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The Indiana Daily Student

arts community events

Cicada Cinema to host international Gadabout Film Festival premiere

Patrons of a Cicada Cinema film event watch a film. Cicada Cinema is a pop-up cinema collective based in Bloomington.

The Gadabout Film Festival, an eclectic shorts program curated by Bloomington locals Eric Ayotte and Charlie Jones, is set to premiere at 8 p.m. March 24 at the I Fell Gallery. 

The festival, which features film submissions from around the globe, will then hit the road to tour roughly 80 cities worldwide.

Tickets to the festival are $7.

The premiere is set to be presented by by local pop-up cinema collective Cicada Cinema as one of its monthly movie events, said Josh Brewer, one of Cicada Cinema’s founders.

This year’s will be the 15th annual Gadabout Film Festival.

Jones and Ayotte are also founders of Cicada Cinema, but running the Gadabout Film Festival has been a passion of theirs for a lot longer than Cicada Cinema has been around.

“We try to make the program as diverse as possible and as fun as possible,” Ayotte said. “This year, we have 15 short films in under an hour.”

Ayotte and Jones both said the curation of the festival is predominantly influenced by personal taste.

“It is quite broad, so it gets hard to pinpoint what our curation style is,” Jones said. “The whole idea is that it is accessible.”

She said they wanted the festival to be readily enjoyable to seasoned cinephiles and casual moviegoers alike. 

“It’s like trying to treat a film festival like a punk band,” Ayotte said. “Booking like you would with your band and travelling around, but instead of music we have a set of short films.”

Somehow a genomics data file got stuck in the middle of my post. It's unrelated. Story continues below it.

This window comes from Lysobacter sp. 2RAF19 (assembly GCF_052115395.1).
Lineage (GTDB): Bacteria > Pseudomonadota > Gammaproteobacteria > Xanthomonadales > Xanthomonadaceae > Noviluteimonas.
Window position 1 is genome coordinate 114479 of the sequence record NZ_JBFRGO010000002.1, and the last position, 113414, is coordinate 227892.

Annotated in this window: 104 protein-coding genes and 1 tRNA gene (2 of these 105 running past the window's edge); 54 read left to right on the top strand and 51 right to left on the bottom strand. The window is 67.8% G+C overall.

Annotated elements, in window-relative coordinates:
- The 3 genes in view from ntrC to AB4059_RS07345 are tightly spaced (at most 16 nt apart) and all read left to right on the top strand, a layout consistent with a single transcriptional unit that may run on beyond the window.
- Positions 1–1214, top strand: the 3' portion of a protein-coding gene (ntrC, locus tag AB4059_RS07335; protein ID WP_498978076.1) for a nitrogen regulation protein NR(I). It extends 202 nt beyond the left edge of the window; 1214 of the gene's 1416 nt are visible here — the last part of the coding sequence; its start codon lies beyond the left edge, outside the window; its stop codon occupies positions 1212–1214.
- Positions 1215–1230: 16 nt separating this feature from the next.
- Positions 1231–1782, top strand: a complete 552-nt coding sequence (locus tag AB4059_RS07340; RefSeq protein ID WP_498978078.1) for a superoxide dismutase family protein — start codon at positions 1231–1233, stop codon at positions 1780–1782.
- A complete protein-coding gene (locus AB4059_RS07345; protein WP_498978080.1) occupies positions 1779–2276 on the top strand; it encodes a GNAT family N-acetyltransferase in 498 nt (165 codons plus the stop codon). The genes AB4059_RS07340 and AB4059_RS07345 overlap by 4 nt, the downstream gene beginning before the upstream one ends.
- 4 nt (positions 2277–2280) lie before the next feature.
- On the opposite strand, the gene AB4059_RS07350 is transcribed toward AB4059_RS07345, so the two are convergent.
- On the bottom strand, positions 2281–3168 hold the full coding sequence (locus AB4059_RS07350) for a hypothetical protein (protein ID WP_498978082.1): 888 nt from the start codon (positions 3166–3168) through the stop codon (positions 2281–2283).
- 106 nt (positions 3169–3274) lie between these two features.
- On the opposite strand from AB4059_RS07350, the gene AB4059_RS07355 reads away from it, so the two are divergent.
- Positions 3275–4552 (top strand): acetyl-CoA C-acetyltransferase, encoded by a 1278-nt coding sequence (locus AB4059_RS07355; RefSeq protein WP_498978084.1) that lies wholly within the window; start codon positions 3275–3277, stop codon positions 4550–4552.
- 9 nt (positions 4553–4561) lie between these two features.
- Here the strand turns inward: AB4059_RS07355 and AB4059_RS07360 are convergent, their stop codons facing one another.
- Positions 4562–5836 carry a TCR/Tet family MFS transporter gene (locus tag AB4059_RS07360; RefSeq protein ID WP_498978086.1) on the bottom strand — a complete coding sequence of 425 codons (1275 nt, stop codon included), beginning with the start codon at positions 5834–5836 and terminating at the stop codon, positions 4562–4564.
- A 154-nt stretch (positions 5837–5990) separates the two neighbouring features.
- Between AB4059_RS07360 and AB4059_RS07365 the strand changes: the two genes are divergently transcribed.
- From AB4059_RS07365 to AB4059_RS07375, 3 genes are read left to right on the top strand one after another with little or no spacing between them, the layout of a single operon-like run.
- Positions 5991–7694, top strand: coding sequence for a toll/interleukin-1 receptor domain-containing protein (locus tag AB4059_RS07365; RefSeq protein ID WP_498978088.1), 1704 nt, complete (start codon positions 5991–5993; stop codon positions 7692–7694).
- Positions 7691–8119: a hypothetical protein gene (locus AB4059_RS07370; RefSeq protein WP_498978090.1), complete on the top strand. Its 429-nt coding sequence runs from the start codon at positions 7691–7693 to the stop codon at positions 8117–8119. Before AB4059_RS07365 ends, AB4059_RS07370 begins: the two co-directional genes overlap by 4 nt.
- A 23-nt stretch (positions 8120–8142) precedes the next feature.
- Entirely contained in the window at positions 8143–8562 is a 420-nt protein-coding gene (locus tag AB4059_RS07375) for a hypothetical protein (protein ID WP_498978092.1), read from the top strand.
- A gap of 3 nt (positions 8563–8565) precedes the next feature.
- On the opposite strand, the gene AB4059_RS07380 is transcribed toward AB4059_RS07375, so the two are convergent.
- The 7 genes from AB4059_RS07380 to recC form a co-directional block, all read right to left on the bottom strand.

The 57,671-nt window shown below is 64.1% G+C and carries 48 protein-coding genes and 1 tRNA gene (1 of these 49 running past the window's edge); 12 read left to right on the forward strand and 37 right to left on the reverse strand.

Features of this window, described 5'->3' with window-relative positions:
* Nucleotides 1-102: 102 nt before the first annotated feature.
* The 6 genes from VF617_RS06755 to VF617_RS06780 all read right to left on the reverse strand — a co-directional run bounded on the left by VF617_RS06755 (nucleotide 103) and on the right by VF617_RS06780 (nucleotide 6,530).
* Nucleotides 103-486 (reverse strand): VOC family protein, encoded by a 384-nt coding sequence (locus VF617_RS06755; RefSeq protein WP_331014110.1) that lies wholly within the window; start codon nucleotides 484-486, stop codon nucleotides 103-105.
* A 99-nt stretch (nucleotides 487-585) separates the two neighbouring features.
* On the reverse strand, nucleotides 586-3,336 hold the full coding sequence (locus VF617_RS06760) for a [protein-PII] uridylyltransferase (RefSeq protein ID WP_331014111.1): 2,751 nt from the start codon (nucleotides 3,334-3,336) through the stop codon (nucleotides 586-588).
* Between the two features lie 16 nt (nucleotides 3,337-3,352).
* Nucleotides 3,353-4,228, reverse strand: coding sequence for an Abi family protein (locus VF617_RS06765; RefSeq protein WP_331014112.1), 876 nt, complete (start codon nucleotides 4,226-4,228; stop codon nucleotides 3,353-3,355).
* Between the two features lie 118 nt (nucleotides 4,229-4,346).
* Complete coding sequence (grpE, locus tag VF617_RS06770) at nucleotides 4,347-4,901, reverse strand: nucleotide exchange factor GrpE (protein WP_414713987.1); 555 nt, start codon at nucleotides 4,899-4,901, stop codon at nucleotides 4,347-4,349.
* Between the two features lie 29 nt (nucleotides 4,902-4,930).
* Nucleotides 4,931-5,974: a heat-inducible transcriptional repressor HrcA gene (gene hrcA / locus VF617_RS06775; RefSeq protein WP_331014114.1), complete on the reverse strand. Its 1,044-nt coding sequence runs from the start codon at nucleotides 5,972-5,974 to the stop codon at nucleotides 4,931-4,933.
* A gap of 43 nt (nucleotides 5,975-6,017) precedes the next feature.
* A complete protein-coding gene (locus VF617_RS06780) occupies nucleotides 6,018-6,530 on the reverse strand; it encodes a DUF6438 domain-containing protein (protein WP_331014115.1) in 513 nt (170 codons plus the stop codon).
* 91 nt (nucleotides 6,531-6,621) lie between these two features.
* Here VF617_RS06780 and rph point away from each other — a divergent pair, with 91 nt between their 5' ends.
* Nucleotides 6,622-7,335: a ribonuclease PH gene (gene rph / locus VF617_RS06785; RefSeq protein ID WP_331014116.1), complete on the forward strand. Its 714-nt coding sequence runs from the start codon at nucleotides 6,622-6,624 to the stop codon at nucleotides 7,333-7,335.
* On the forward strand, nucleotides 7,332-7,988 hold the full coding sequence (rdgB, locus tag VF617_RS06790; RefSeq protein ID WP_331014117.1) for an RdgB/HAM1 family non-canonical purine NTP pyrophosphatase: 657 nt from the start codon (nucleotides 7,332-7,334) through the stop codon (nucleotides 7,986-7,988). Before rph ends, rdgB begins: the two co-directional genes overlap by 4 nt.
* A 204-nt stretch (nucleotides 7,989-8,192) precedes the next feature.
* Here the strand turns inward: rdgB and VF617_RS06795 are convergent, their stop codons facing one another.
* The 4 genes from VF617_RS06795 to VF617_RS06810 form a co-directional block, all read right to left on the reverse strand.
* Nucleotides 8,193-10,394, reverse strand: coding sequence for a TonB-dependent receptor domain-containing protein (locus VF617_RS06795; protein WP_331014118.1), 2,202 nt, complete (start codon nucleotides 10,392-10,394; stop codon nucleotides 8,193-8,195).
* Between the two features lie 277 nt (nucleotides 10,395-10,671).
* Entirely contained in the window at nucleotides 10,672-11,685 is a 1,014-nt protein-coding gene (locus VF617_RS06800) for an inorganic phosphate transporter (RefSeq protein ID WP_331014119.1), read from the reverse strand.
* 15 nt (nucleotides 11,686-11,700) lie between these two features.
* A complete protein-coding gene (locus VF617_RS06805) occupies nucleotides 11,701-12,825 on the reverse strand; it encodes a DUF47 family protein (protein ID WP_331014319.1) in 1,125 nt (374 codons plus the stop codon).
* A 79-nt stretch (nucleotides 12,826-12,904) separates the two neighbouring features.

He said they tried to offer a variety of formal styles and genres, spanning everything from documentary to narrative to music video.

Jones said they try to keep the selection diverse.

“If we have some sort of serious film that maybe has a bit more of a political leaning or a point to make, we normally always balance that out with a funny, goofy one afterwards, so there’s a good flow,” she said. 

Brewer, who said he’d seen the festival selections in previous years, noted that it always has an energetic flow to it.

“The flow of the show itself is quite interesting,” he said. “You don’t typically go into a movie theater and watch 12 films back to back and ride that wave.”

Ayotte said one focal point of the festival’s creation is to arrange the films as if they’re parts of a larger picture.

“We do try to curate the festival as if it’s made up of short films, but we try to curate it like you’re watching a film with ups and downs,” Ayotte said.

He said after debuting this year’s shorts selection in Bloomington, he and Jones will hit the road to bring the festival to cities around the globe.

He said first, the festival will visit American cities like Atlanta, Boston and Chicago before going overseas to destinations like London, Berlin and Lisbon.

“It’s really fun to be able to share and premiere our program here for Bloomington before we take it on the road,” Ayotte said. 

Many of their venues will be small art spaces, where they’ll set up shop for the night, Jones said.

Jones and Ayote both said that as Bloomington locals they wanted to make the premiere of this year’s festival selection something special.

“I’m glad we’re partnering with Cicada this year to put a little more fun behind the hometown screening,” Ayotte said. “It’s really fun to be able share and premiere our program here, for Bloomington, before we take it on the road.”

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